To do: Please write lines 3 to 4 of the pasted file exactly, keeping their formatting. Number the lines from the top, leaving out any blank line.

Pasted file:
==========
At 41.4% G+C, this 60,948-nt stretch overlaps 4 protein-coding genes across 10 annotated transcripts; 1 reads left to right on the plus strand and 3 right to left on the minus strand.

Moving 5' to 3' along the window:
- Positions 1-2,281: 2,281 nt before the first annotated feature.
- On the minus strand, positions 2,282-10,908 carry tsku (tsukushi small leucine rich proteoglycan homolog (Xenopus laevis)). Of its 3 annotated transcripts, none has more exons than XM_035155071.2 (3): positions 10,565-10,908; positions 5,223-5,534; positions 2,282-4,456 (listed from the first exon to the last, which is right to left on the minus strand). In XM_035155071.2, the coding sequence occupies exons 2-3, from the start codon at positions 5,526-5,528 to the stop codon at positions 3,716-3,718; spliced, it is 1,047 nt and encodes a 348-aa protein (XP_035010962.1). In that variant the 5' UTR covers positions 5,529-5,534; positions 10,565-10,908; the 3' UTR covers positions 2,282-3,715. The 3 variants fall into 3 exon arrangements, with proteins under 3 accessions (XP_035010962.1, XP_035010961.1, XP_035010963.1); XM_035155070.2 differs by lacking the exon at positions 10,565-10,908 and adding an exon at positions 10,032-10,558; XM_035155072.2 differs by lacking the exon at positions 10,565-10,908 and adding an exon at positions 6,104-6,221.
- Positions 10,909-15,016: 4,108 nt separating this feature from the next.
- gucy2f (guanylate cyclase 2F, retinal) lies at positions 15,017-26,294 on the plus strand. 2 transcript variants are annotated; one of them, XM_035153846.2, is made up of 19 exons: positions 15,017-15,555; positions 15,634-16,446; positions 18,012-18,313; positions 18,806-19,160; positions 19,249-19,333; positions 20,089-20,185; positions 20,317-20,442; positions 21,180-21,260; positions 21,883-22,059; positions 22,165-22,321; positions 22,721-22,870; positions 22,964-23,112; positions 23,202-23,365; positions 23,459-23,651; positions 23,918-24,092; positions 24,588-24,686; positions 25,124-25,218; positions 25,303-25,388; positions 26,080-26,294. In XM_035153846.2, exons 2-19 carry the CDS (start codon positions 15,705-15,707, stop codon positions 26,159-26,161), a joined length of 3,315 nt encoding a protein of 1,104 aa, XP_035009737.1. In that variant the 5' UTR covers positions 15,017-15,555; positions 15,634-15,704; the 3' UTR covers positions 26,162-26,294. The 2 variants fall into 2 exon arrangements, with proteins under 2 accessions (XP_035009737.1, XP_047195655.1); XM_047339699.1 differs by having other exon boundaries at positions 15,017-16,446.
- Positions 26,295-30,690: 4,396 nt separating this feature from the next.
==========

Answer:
- Positions 1-2,281: 2,281 nt before the first annotated feature.
- On the minus strand, positions 2,282-10,908 carry tsku (tsukushi small leucine rich proteoglycan homolog (Xenopus laevis)). Of its 3 annotated transcripts, none has more exons than XM_035155071.2 (3): positions 10,565-10,908; positions 5,223-5,534; positions 2,282-4,456 (listed from the first exon to the last, which is right to left on the minus strand). In XM_035155071.2, the coding sequence occupies exons 2-3, from the start codon at positions 5,526-5,528 to the stop codon at positions 3,716-3,718; spliced, it is 1,047 nt and encodes a 348-aa protein (XP_035010962.1). In that variant the 5' UTR covers positions 5,529-5,534; positions 10,565-10,908; the 3' UTR covers positions 2,282-3,715. The 3 variants fall into 3 exon arrangements, with proteins under 3 accessions (XP_035010962.1, XP_035010961.1, XP_035010963.1); XM_035155070.2 differs by lacking the exon at positions 10,565-10,908 and adding an exon at positions 10,032-10,558; XM_035155072.2 differs by lacking the exon at positions 10,565-10,908 and adding an exon at positions 6,104-6,221.